The sledgehammers were meant to be symbolic - 10 hefty tools lined up against a wall in a vacant office building formerly occupied by a multinational corporation that makes oil and gas drilling equipment and components. The hammers were brought in by developer JB Vang as part of Hmong American Partnership’s April 25 “groundbreaking” ceremony for its new workforce training center scheduled to open this fall at 240 Plato Boulevard.
Guests of the groundbreaking weren’t actually supposed to slam their sledgehammers into the wall during the ceremony, but once the excitement took hold, it was too hard to hold back - the prospect of better job opportunities and higher wages was too exciting. The guests were eager to break down both the wall and barriers to employment that have long prevented many immigrant and refugee families from obtaining gainful employment.
Hmong households, in particular, have been disproportionately affected by unemployment and underemployment for decades. Poverty rates for Hmong families with children under the age of 18 hovered around 35 percent, according to data from the 2010 Census, and Hmong households had the lowest per capita income ($11,709) of any racial or any ethnic group in Minnesota, the State of the Hmong American Community 2013 report noted.
Meanwhile, many industries are facing shortfalls in skilled labor as baby boomers retire and younger individuals with training move out of state, a trend that has prompted experts to call for greater investment in workforce development among immigrants. “…Immigrants, both high skilled and low skilled, must be better incorporated into Minnesota’s economy more completely and rapidly, utilizing their existing human capital and increasing skills through training and education,” a 2017 University of Minnesota report noted.
HAP President and CEO Bao Vang couldn’t agree more. “When I sit at corporate tables and hear about the flat labor force… I say, ‘I have a solution.’ We are the solution to the state’s problem,” Vang said during the ceremony. “The fastest growing population in Minnesota is the Southeast Asians, with the Hmong as the largest demographic. Of this, over 50 percent of the Hmong are under the age of 24 years,” she added. “This is the future workforce of Minnesota.”
A Foundation For Future Success
A few swings of the sledgehammer later, and HAP had a jump-start on renovating the 29,000-square-foot building on Plato Boulevard. The building was gifted to the organization in 2016 and is one of two training centers to be renovated as part of a $14 million capital campaign. Funding for the campaign got a jump-start, too, when Governor Dayton signed a bonding bill in June 2018 that included $5.5 million in support of the two workforce centers.
Combined, the two centers will enable HAP to double the number of trainees it serves each year from 300 to 600. After completing training, participants are anticipated to earn an average salary of at least $37,000 per year, adding up to some $22 million in employment wages and $17 million in turnover cost savings to businesses.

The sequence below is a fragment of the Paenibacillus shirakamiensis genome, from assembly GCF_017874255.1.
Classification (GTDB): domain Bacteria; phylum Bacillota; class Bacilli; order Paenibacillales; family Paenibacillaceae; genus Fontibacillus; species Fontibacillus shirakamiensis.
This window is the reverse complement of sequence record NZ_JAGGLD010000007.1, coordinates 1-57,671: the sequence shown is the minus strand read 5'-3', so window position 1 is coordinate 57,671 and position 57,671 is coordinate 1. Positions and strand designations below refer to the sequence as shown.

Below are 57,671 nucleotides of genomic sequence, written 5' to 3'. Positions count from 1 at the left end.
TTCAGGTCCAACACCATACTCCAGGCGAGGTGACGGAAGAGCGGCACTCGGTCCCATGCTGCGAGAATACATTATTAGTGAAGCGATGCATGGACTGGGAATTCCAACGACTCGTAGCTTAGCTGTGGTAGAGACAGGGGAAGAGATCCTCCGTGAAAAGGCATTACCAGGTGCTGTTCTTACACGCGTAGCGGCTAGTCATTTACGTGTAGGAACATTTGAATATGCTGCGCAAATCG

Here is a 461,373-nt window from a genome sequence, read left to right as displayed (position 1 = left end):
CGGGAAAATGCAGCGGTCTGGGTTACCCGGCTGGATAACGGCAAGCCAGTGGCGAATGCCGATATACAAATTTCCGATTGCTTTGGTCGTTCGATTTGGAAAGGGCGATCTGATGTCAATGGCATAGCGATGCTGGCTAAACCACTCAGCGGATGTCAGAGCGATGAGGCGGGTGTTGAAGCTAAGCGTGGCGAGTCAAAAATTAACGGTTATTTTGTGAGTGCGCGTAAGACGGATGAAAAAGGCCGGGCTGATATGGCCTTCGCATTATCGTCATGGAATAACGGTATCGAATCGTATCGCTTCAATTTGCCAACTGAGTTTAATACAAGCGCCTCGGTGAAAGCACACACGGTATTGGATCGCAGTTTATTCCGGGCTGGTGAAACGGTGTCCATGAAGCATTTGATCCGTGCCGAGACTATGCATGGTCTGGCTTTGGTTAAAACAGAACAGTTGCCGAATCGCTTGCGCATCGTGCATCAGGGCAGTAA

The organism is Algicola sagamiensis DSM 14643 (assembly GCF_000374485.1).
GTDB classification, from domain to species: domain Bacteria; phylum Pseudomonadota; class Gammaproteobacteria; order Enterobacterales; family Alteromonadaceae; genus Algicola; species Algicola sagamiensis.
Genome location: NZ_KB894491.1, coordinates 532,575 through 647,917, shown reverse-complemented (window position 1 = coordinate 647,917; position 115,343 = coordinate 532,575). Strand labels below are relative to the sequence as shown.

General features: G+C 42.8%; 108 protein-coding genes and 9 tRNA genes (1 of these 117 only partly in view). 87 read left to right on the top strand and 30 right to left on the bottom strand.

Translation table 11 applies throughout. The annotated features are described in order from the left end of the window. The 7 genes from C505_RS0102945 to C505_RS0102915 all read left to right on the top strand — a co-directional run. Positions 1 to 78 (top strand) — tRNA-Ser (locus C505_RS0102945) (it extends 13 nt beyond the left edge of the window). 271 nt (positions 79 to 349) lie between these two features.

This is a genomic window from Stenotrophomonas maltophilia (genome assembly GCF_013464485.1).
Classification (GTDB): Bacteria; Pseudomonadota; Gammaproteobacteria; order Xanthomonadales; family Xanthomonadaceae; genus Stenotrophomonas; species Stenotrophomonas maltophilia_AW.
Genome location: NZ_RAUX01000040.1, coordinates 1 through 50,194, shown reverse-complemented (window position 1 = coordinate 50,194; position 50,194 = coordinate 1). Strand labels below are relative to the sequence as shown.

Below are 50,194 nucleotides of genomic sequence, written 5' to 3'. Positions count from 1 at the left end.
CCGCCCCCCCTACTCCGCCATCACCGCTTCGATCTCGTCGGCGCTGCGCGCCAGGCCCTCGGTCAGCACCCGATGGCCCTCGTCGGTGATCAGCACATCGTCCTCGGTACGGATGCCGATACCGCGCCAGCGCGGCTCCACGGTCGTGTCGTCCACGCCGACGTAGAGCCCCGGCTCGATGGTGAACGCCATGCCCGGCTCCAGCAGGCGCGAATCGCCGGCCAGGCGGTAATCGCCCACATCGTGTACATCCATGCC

The Plato site will house HAP’s Workforce Training programs in health care, manufacturing, information technology, hospitality, and business administration, with health care and IT to be the first courses provided. Pre-K and high school education will be offered at the site, as well, along with childcare for clients in day and evening classes.
HAP plans to relocate its Hmoob Toj Siab Montessori School to the new facility and increase enrollment from 30 to 60 students, a long-awaited expansion that will please several parents who want to enroll their children at the nation’s first Hmong/English Montessori school. And a 9th grade high school class is slated to start at the Plato site in September in partnership with HAP’s affiliate, the Community School of Excellence. Tenth through 12th grade classes will be added one grade level at a time over the following years. Students who decide not to attend college will have the opportunity to seek certification through one of the training programs at the campus.
This holistic approach to education and training has attracted support from several public officials, including Minnesota Department of Education Commissioner Mary Cathryn Ricker, who attended the groundbreaking. “This project that Hmong American Partnership has already started that is about to take its next step into fruition is one vibrant example of the spirit of Minnesota,” Commissioner Ricker noted at the event.
Members of the private sector are showing their support, as well. AT&T Minnesota President Paul Weirtz presented HAP with a $95,000 grant award for its Youth Job Skills program at the event. The grant is part of AT&T Aspire, the company’s signature philanthropic initiative focused on providing access to the education and training young people need to get and keep good jobs. AT&T Aspire has been a long-time supporter of HAP’s employment and training program, donating $475,000 in youth training grants over the past five years.
“They’re doing a great job of supporting young people and people of color to create these workforce opportunities for the future,” Weirtz told the Pioneer Press during an interview at the ceremony. “And that’s what we need for the state.”
Thanks to generous support from private businesses and city, county, and state officials, renovation on HAP’s Workforce Training Center on Plato Boulevard will soon swing into action, and those walls – and barriers to employment – will quickly come down.